“Where is he? Where is he?” I beg, latching on to her arm and joggling it up and down.
But of course it is Nick. Nick is the man on that hospital bed. My Nick, and now everyone in the whole entire hospital is looking at me with pity, feeling thankful that they’re not me.
When I’m done they lead me to another room, where Maisie sits on a hospital table beside my father, fervently filling him in on the fundamentals of her ballet teacher, Miss Becca: she’s pretty, she’s nice. The hospital staff has told me Maisie is fine, and yet there’s a great wave of relief that washes over me at seeing her with my own eyes. My legs buckle at the knees, and I latch on to the door frame, telling myself it’s true. She really is fine. I’m feeling dizzy, the room orbiting around me as if I am the sun and it is the earth. Felix is there in my father’s grip, and in Maisie’s hand is a lollipop, cherry red, her favourite, which dyes her tongue and lips bright red. There is a bandage on her hand—just a small laceration, I’m assured—and on her face is a smile. Big. Bright. Naive. She does not know that her father is dead. That he is dying as we speak.
Maisie turns to me, still bubbly from an afternoon at ballet. “Look, Mommy,” she says, “Boppy’s here,” which is her nickname for my dad, and has been since she was two years old and couldn’t enunciate her r’s or her g’s. She sets a sticky, lollipopcoated hand on his, one that is three times the size of hers. She’s completely indifferent to the tears that plummet from my eyes. Her thin legs dangle from the edge of the examining table, one of her shoes lost in the maelstrom of the crash. The knee of her tights is torn. But Maisie doesn’t mind. One of her pigtails has come loose, too, half of her corkscrew curls trailing her shoulders and back while the rest is held secure.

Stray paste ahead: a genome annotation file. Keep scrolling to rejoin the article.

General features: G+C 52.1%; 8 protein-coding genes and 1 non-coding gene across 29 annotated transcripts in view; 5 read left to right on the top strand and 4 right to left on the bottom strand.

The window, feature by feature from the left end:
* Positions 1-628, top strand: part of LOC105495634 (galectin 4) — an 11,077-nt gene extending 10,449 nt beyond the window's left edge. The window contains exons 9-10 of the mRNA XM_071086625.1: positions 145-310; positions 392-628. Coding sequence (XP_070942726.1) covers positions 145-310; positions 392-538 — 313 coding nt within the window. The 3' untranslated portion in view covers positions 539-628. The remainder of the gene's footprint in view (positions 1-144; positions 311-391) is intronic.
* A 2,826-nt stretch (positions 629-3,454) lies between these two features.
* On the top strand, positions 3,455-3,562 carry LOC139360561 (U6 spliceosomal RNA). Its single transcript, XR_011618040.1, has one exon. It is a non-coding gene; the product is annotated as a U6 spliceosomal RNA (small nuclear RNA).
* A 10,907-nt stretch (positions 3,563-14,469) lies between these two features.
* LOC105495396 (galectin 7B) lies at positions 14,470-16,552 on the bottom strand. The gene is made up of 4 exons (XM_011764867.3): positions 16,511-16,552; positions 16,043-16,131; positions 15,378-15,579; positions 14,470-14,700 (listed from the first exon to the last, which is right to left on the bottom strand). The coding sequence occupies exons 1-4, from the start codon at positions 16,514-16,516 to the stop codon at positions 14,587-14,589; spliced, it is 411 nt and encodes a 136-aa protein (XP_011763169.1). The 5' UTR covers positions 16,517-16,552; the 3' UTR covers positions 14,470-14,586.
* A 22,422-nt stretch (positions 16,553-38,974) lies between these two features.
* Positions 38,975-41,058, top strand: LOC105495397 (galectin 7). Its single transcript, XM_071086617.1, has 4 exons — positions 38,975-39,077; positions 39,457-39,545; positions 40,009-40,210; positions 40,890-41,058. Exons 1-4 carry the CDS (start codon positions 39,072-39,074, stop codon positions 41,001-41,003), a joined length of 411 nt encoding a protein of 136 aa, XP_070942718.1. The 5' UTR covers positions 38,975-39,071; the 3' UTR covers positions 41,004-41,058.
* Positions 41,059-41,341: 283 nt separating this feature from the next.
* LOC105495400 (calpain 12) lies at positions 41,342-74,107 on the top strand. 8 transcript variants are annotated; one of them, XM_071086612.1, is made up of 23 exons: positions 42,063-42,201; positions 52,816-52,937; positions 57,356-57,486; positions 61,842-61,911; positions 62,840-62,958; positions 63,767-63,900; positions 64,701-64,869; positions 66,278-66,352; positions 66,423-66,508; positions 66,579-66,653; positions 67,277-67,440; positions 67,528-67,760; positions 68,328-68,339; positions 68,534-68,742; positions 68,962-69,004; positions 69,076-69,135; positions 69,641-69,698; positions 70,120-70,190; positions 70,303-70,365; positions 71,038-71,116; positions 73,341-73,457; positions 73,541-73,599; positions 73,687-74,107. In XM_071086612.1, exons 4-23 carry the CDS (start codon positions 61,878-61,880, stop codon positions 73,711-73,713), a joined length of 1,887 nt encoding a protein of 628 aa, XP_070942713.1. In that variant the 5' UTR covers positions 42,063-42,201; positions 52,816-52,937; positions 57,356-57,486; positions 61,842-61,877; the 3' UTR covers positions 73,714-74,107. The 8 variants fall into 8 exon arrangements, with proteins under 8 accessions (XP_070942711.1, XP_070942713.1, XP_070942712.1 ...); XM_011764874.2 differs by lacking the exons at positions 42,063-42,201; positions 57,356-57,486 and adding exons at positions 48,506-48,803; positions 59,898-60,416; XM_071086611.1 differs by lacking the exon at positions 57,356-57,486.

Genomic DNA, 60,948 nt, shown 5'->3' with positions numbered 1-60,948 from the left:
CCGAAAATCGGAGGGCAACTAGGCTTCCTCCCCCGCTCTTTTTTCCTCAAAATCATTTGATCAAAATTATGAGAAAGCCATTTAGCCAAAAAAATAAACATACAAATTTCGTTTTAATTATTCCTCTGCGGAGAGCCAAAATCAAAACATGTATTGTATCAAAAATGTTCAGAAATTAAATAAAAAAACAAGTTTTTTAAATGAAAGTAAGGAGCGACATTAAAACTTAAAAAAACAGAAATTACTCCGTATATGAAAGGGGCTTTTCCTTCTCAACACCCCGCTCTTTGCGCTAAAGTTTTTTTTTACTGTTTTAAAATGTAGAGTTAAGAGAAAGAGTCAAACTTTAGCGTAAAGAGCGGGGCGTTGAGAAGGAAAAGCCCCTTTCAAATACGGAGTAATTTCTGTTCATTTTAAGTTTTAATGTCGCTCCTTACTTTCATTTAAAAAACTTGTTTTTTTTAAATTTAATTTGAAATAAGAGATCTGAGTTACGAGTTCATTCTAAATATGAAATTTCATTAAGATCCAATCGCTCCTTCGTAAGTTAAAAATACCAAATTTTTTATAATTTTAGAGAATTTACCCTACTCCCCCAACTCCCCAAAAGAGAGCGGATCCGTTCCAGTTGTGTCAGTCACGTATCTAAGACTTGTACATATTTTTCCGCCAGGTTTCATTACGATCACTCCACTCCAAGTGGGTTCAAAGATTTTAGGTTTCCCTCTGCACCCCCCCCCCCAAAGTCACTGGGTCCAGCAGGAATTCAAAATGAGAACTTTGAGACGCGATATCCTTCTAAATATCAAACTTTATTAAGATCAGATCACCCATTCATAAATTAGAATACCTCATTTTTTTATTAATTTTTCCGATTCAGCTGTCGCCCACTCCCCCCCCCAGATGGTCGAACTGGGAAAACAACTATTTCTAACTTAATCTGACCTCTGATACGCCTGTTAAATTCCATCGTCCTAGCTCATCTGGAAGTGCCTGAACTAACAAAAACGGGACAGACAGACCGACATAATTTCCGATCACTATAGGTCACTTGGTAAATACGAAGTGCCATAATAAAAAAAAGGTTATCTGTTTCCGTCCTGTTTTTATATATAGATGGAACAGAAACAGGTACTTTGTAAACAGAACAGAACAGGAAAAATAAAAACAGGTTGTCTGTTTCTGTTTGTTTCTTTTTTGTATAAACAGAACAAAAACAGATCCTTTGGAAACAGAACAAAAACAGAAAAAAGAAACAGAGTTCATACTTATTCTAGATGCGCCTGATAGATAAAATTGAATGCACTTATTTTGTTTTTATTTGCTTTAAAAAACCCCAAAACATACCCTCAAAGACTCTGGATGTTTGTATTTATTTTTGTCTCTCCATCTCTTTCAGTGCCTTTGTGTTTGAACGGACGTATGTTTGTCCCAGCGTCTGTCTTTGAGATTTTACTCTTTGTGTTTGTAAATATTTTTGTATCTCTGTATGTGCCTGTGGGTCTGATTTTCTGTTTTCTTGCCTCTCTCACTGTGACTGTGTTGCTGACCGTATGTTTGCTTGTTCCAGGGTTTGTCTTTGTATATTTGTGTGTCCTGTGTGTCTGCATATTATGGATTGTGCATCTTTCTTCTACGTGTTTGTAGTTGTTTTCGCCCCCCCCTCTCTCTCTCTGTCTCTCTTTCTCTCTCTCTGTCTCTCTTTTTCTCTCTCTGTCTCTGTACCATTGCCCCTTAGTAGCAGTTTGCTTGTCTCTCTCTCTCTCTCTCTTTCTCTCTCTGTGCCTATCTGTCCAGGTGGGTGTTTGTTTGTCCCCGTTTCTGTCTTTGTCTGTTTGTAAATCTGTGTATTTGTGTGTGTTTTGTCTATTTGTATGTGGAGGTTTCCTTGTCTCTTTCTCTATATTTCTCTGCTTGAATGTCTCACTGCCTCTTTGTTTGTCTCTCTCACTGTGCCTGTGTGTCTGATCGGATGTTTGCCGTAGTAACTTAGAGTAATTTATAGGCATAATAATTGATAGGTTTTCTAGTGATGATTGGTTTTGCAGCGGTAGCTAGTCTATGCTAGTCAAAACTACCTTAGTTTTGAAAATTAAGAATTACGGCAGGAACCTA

“Where’s Daddy?” she says, squinting her eyes past me to see if Nick is there. I don’t have it in me to tell her what’s happened to Nick. I envision her sweet, innocent childhood thwarted with three words: Daddy is dead. She stares out the door frame, waiting for Nick to appear, and I see her pat her tiny stomach and tell me she’s hungry. So hungry she could eat a pig, she says. A horse, I nearly correct her for the erroneous cliché, but then realize it doesn’t matter. Nothing matters anymore now that Nick is dead. Maisie’s eyes are hopeful, her smile wide.
Until they aren’t.
A Code Blue is announced over the loudspeaker system, and at once the hallway is a flurry of activity. Doctors and nurses go running by, a crash cart getting shuttled down the linoleum floors. It’s loud, the wheels thunderous against the floor, the items in the cart rattling in their metal drawers. At once, Maisie cries out in fright, bounding from the table and dropping to her knees, gathering herself into a ball on the floor. “He’s here,” she whines, and as I, too, fall to my knees and gather her into my arms, I find her shaking. My father’s and my eyes meet.
“He followed us here,” Maisie cries, but I tell her no, that Daddy isn’t here, and as I fold Maisie into my arms and stroke her bedraggled hair, I can’t help but wonder what Maisie means,
He followed us, and why, in a matter of seconds, she’s gone from being hopeful of seeing Nick to scared.
“What is it, Maisie?” I ask. “What’s wrong?”
But she only shakes her head and closes her eyes tight. She won’t tell me.